In response to John Delmonico

john-delmonicoBY ED FELIEN

On Dec. 23, 2013, John Delmonico, president of the Minneapolis Police Federation (MPF), wrote an op-ed piece for the Star Tribune arguing that the Minneapolis Police Department should not seek outside investigators when MPD officers use deadly force. The proposal of Chief Harteau to use the Bureau of Criminal Apprehension (BCA) was temporarily shot down by Governor Dayton. It’s probably just a coincidence that Dayton was endorsed by the MPF in his 2010 excruciatingly close election.
In winter, the ancient Greeks prepared for the dramatic festivals in the spring and performances of the great tragedies of Aeschylus, Sophocles and Euripides, and following each of the tragic trilogies was a farce where comic actors pretended great seriousness.
What happened in the basement of 2717 Bryant on May 10 was a tragedy for Terrance Franklin and for police/minority community relations. It’s tedious to quote oneself, but as I said in the November issue of Southside Pride: “According to police statements, when Sgt. Stender and Officer Meath pulled Franklin out of the cubby hole he at first resisted, then using their force against them, Franklin catapaulted past them knocking Officer Durand into the dryer in the next room. Officer Durand had an MP 5 automatic pistol on a shoulder strap that went over his head. It seems possible that Officer Durand could have lost control of this weapon, but it seems highly improbable that Franklin could have gained enough control of the weapon to turn around and point it at approaching officers. It seems much more likely that Durand got off two rounds, striking Officers Muro and Meath, before Franklin laid across him preventing him from lifting the gun up and firing it directly at him. Assuming Officer Peterson fired his pistol with his right hand, and from the medical examiner’s report we learn that Franklin was shot seven times in the right temple, we have to conclude that Peterson came up behind Franklin, grabbed him by his dreadlocks in his left hand and shot him with his right. And, it seems reasonable to conclude, if Franklin was facing Durand he couldn’t have fired the two shots at Officers Muro and Meath. Officer Meath claims to have shot Franklin three times while he was sandwiched in between Officers Durand and Peterson. This seems an improbable feat for a man slipping in and out of consciousness to be able to hit so small a target in a dark basement. It seems more likely that Meath shot Franklin while he was lying on the basement floor. The police and city officials should have raised questions about the police report. The case should never have been sent to the county attorney, who has to maintain a working relationship with the Minneapolis Police Department, but should have been sent to the FBI and the federal district attorney.”
Chief Harteau has proposed that the State Bureau of Criminal Apprehension investigate cases where officers of the MPD use deadly force. She has proposed a very modest compromise. I would prefer the FBI and the federal district attorney investigate, and if it can be proven that the MPD is consistently violating the civil rights of minority citizens, as it clearly did in the case of Terrance Franklin, then it may become necessary to obtain a court order in federal district court to order all cases where the MPD uses deadly force to be investigated by federal authorities. I believe this has happened before to the MPD.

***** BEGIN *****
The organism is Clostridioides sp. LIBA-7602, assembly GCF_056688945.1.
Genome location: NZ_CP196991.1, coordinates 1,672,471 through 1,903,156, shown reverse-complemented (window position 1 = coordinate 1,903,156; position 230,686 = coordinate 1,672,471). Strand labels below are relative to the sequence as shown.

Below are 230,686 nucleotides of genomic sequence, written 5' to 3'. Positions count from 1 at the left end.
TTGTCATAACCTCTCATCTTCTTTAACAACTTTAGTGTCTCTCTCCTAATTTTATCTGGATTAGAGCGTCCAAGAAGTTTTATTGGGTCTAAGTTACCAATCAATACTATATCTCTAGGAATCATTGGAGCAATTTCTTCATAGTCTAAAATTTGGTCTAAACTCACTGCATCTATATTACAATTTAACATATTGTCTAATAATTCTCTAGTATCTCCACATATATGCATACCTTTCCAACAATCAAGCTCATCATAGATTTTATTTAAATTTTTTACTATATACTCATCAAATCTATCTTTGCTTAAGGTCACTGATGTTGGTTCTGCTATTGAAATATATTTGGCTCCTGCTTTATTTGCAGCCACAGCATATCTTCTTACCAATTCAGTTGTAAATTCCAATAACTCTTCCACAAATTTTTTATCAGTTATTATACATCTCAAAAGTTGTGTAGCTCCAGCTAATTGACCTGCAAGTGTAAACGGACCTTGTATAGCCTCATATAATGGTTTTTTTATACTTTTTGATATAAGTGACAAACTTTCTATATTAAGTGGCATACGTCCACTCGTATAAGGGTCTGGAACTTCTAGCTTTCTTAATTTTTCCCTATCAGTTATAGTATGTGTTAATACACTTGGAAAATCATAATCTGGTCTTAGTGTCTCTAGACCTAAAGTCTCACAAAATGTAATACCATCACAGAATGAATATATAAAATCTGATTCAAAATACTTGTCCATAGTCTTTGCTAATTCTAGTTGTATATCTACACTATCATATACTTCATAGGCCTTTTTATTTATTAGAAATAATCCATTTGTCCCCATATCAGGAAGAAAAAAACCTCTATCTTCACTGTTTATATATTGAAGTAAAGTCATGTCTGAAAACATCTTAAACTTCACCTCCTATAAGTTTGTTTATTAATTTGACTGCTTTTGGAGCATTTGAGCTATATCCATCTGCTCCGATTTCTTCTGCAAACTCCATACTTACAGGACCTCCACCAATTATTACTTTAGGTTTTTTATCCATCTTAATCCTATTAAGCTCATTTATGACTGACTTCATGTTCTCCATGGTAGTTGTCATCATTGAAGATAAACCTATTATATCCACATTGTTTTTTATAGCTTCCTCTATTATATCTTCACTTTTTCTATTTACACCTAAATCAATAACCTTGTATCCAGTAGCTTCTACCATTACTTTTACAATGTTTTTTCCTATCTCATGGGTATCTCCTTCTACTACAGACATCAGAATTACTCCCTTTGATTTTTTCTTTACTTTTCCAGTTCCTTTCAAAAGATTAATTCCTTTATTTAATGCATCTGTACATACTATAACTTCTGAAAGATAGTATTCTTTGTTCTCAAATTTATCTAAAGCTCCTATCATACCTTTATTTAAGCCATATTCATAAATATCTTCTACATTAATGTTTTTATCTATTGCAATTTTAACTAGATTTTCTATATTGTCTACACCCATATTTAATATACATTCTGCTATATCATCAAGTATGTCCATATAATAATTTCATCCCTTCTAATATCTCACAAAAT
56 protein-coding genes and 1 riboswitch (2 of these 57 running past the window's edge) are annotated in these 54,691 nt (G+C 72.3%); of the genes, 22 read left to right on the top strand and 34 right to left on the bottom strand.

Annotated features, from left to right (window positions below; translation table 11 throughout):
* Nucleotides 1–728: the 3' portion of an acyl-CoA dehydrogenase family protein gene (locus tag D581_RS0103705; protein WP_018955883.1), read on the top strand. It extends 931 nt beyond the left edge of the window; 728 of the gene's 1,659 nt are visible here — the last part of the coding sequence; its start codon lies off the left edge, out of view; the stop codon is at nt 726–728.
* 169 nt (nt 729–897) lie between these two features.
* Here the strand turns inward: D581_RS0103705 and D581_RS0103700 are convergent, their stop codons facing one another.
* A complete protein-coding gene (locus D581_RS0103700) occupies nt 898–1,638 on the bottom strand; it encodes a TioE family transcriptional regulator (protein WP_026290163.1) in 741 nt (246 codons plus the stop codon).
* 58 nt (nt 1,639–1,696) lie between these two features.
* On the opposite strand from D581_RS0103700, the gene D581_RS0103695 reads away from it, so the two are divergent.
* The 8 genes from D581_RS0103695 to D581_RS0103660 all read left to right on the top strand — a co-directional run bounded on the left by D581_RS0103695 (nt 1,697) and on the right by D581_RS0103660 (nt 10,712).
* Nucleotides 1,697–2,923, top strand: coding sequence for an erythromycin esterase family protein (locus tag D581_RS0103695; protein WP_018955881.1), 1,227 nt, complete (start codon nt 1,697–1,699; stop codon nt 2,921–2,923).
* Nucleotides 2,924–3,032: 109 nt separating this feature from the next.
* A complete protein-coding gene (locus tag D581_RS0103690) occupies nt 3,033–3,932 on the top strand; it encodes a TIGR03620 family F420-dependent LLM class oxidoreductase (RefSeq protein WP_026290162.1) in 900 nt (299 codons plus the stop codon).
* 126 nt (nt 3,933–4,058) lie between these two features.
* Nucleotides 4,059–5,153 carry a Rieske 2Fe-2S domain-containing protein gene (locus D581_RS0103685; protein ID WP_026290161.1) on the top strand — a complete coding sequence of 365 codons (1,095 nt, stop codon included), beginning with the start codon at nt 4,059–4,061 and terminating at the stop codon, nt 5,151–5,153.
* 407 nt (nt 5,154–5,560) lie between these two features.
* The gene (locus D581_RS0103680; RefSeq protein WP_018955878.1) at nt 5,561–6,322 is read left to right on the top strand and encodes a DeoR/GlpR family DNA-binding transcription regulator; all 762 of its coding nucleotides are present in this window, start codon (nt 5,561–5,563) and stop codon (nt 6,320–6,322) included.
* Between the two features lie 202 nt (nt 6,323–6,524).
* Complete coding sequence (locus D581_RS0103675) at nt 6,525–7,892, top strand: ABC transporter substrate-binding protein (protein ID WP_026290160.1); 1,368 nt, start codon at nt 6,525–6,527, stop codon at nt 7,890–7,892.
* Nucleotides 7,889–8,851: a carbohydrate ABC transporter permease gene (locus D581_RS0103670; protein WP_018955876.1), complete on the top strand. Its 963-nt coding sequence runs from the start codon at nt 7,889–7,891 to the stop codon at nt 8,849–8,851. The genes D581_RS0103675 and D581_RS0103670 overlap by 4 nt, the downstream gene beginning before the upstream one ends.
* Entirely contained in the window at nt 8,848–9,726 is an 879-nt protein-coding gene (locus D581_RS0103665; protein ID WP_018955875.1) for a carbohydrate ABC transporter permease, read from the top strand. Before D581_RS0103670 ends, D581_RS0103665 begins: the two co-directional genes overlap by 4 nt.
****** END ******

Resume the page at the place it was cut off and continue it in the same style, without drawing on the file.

John Delmonico’s argument after this tragedy is like the farce of Aristophanes’ Lysistrata following the tragedy of Oedipus. If you remember the play, Lysistrata has convinced the women of Athens to stop having sex with their husbands until they agree to stop the war with Sparta. The chorus of old men whine about this unfair treatment and beat each other over the heads with huge leather phalluses. John Delmonico seems to be attempting the same heavy-handed tactics. He wants to beat us over the head with his machismo: It’s the chief’s job to run the department. She can’t farm it out.
Please, John, we weren’t born yesterday. There is a thin blue line that all officers observe. They cover for each other. They testi-lie for each other. Chiefs come and go, but you’ll be working with your buddies for your full tour of duty. So keep your head down and don’t make waves.
John says, “The public can and should trust Minneapolis police officers.” That’s right, we should. But we don’t. The Terrance Franklin police report shows you are not worthy of our trust or our respect. It’s time to get serious about this, John. The MPD needs to prove it can protect and serve all the citizens of Minneapolis. And we need an outside source to evaluate that service and protection. The chief was doing you a favor by going to the BCA, and you bit the hand that was feeding you. Let’s agree to an outside evaluation authority quickly before the thumpers in the MPD find new ways to express their testosterone poisoning. One more incident like Terrance Franklin and there is enough evidence for a federal court injunction to tie the MPD up in knots. Let’s admit we have a problem, and let’s work together to get it solved.

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